State Economy
The United States is one of the largest and most technologically developed countries in the world. The Gross Domestic Product of the country in terms of purchasing power parity of the country has reached at $12.36 trillion (2005 est.). A central feature of the US economy is a reliance on private decision-making ("economic freedom") in economic decision-making. This is enhanced by relatively low levels of regulation, taxation, and government involvement, as well as a court system that generally protects property rights and enforces contracts.

Colorado Economy

Agriculture and Industry Services and Products

Colorado economy is a set of human and social activities and institutions related to the production, distribution, exchange and consumption of agriculture and industry goods and services. The balance between Colorado various economic sectors differs largely between various regions and other states in the US.

Colorado Agriculture and Industry

Colorado's real gross state product in 2012 was estimated to be $239,884 which was $52,444 and 28% higher than the national state average, $187,440 Colorado has the 19th highest GSP out of the 50 states.

Colorado Agriculture:

Livestock and livestock products include beef, pork, sheep, and turkeys, and crops, that includes sugar beets, barley, beans, corn, hay, potatoes, and sorghum.

The state's economy broadened from its mid 19th century roots in mining when irrigated agriculture developed, and by the late 19th century, raising livestock had become important. Early industry was based on the extraction and processing of minerals and agricultural products. Current agricultural products are cattle, wheat, dairy products, corn, and hay.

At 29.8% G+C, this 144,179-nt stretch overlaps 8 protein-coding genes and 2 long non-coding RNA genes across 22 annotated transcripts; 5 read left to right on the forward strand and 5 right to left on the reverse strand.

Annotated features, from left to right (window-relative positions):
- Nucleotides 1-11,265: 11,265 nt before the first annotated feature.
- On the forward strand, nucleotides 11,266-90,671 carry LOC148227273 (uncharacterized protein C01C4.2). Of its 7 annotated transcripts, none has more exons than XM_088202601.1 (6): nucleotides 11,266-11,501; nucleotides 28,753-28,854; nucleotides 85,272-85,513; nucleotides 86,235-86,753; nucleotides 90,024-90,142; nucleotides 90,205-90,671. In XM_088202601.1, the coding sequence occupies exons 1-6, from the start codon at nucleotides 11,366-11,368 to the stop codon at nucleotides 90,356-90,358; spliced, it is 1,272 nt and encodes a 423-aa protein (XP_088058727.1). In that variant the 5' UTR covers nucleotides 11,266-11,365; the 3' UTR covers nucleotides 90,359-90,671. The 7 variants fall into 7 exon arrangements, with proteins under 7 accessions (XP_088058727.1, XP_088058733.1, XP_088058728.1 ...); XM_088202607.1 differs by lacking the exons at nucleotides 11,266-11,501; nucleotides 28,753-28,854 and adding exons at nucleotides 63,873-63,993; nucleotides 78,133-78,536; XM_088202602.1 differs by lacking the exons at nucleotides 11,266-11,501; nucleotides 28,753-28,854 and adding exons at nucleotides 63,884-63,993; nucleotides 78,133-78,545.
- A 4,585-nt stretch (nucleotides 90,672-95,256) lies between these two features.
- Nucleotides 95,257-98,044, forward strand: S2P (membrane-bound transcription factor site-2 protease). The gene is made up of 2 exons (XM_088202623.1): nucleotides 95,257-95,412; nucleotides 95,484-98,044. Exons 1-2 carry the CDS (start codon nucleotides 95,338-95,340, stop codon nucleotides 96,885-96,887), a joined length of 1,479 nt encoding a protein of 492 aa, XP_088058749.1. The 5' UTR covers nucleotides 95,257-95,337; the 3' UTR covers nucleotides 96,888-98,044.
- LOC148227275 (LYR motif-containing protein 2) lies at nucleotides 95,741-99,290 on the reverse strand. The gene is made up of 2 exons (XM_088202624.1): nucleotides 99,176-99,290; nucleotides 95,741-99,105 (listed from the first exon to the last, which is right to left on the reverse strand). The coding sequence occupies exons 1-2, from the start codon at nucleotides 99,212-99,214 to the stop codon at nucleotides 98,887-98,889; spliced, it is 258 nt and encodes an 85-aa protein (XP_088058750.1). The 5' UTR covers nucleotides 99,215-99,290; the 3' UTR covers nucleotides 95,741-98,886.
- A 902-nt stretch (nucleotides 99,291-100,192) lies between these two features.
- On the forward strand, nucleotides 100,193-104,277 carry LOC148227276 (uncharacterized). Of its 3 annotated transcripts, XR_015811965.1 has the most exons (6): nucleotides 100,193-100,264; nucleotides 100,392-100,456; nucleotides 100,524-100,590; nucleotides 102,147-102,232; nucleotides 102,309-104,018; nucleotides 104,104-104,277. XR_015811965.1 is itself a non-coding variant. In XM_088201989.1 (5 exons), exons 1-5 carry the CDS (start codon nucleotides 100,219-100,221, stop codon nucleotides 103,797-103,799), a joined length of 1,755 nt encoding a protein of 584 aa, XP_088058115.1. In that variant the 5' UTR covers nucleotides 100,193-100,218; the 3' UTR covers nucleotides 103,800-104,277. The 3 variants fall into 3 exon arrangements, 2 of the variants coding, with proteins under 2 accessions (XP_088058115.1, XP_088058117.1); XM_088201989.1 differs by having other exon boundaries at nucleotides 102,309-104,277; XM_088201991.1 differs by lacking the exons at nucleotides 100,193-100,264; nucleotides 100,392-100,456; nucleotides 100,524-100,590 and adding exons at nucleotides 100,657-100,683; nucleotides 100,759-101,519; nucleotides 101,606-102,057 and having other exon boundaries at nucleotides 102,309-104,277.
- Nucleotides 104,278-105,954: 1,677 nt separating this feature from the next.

Colorado Industry:

Scientific instruments, food processing, transportation equipment, machinery, chemical products, gold and other mining, tourism.

Manufacturing continues to be a major source of income. Processed foods, computer equipment, transportation equipment, aerospace products, and fabricated metals are produced.

Historically, mining was the primary economic activity within the state of Colorado. Gold was first discovered here in 1858. Later, deposits of lead and silver were found. While gold is no longer extensively mined, oil, molybdenum (a mineral that makes steel hard and tough), and coal are important products to the state's economy.

Colorado's scenic, historic, and recreational areas make it a popular vacation destination. Resorts like those at Vail and Aspen attract visitors year-round. Tourism and related service industries provide valuable income for the state.

The federal government is also a major economic force in the state with many important federal facilities including NORAD and the United States Air Force Academy in Colorado Springs, NOAA and the National Institute of Standards and Technology in Boulder, US Geological Survey and other government agencies at the Denver Federal Center in Lakewood, the Denver Mint, and 10th Circuit Court of Appeals in Denver, and a federal Supermax Prison and other federal prisons near CaƱon City. There are of course various other federal agencies and federally owned lands in the state, especially with Colorado's abundant National Forests and four National Parks. There are also numerous private companies that have operations in Colorado that deal with the governmental agencies in the state.

In the second half of the 20th century the industrial and service sectors have expanded greatly. The state's economy is diversified and is notable for its concentration of scientific research and high-technology industries. Other industries include food processing, transportation equipment, machinery, chemical products, minerals such as gold and molybdenum, and tourism. Denver is an important financial center.

State Economies
State Economies

US economy is relies on private decision-making ("economic freedom")